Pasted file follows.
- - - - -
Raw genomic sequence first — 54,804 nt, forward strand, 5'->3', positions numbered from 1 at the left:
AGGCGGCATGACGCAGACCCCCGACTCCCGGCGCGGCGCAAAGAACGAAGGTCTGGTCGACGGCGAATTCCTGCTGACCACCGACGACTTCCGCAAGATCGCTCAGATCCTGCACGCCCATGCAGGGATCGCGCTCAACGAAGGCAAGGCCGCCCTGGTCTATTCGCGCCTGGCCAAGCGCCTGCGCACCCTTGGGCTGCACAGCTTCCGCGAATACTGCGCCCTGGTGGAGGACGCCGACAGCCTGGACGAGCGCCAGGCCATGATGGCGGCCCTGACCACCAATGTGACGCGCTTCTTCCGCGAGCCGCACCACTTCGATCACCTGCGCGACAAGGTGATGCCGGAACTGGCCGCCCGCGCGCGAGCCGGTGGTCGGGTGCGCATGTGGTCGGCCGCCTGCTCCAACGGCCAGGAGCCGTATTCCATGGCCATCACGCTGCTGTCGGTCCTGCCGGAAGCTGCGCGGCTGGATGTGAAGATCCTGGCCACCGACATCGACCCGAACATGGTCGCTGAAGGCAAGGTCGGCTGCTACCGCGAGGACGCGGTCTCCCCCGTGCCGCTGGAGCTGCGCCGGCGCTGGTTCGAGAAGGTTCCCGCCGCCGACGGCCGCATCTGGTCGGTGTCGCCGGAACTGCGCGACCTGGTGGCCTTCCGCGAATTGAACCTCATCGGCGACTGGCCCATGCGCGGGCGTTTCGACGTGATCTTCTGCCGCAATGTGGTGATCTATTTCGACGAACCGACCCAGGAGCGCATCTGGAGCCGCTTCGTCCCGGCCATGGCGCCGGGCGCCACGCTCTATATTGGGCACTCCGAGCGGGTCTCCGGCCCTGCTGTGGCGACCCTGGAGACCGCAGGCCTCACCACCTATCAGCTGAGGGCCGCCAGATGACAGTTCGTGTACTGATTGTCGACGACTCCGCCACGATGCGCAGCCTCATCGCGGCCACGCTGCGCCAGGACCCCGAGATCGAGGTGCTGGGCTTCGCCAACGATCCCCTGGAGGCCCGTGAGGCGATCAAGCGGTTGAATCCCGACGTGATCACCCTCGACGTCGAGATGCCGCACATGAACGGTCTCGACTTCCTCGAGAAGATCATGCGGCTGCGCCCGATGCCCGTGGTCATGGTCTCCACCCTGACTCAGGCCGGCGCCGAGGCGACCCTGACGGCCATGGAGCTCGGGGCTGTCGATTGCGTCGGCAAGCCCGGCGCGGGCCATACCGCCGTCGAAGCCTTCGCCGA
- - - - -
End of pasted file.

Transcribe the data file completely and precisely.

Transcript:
Raw genomic sequence first — 54,804 nt, forward strand, 5'->3', positions numbered from 1 at the left:
AGGCGGCATGACGCAGACCCCCGACTCCCGGCGCGGCGCAAAGAACGAAGGTCTGGTCGACGGCGAATTCCTGCTGACCACCGACGACTTCCGCAAGATCGCTCAGATCCTGCACGCCCATGCAGGGATCGCGCTCAACGAAGGCAAGGCCGCCCTGGTCTATTCGCGCCTGGCCAAGCGCCTGCGCACCCTTGGGCTGCACAGCTTCCGCGAATACTGCGCCCTGGTGGAGGACGCCGACAGCCTGGACGAGCGCCAGGCCATGATGGCGGCCCTGACCACCAATGTGACGCGCTTCTTCCGCGAGCCGCACCACTTCGATCACCTGCGCGACAAGGTGATGCCGGAACTGGCCGCCCGCGCGCGAGCCGGTGGTCGGGTGCGCATGTGGTCGGCCGCCTGCTCCAACGGCCAGGAGCCGTATTCCATGGCCATCACGCTGCTGTCGGTCCTGCCGGAAGCTGCGCGGCTGGATGTGAAGATCCTGGCCACCGACATCGACCCGAACATGGTCGCTGAAGGCAAGGTCGGCTGCTACCGCGAGGACGCGGTCTCCCCCGTGCCGCTGGAGCTGCGCCGGCGCTGGTTCGAGAAGGTTCCCGCCGCCGACGGCCGCATCTGGTCGGTGTCGCCGGAACTGCGCGACCTGGTGGCCTTCCGCGAATTGAACCTCATCGGCGACTGGCCCATGCGCGGGCGTTTCGACGTGATCTTCTGCCGCAATGTGGTGATCTATTTCGACGAACCGACCCAGGAGCGCATCTGGAGCCGCTTCGTCCCGGCCATGGCGCCGGGCGCCACGCTCTATATTGGGCACTCCGAGCGGGTCTCCGGCCCTGCTGTGGCGACCCTGGAGACCGCAGGCCTCACCACCTATCAGCTGAGGGCCGCCAGATGACAGTTCGTGTACTGATTGTCGACGACTCCGCCACGATGCGCAGCCTCATCGCGGCCACGCTGCGCCAGGACCCCGAGATCGAGGTGCTGGGCTTCGCCAACGATCCCCTGGAGGCCCGTGAGGCGATCAAGCGGTTGAATCCCGACGTGATCACCCTCGACGTCGAGATGCCGCACATGAACGGTCTCGACTTCCTCGAGAAGATCATGCGGCTGCGCCCGATGCCCGTGGTCATGGTCTCCACCCTGACTCAGGCCGGCGCCGAGGCGACCCTGACGGCCATGGAGCTCGGGGCTGTCGATTGCGTCGGCAAGCCCGGCGCGGGCCATACCGCCGTCGAAGCCTTCGCCGA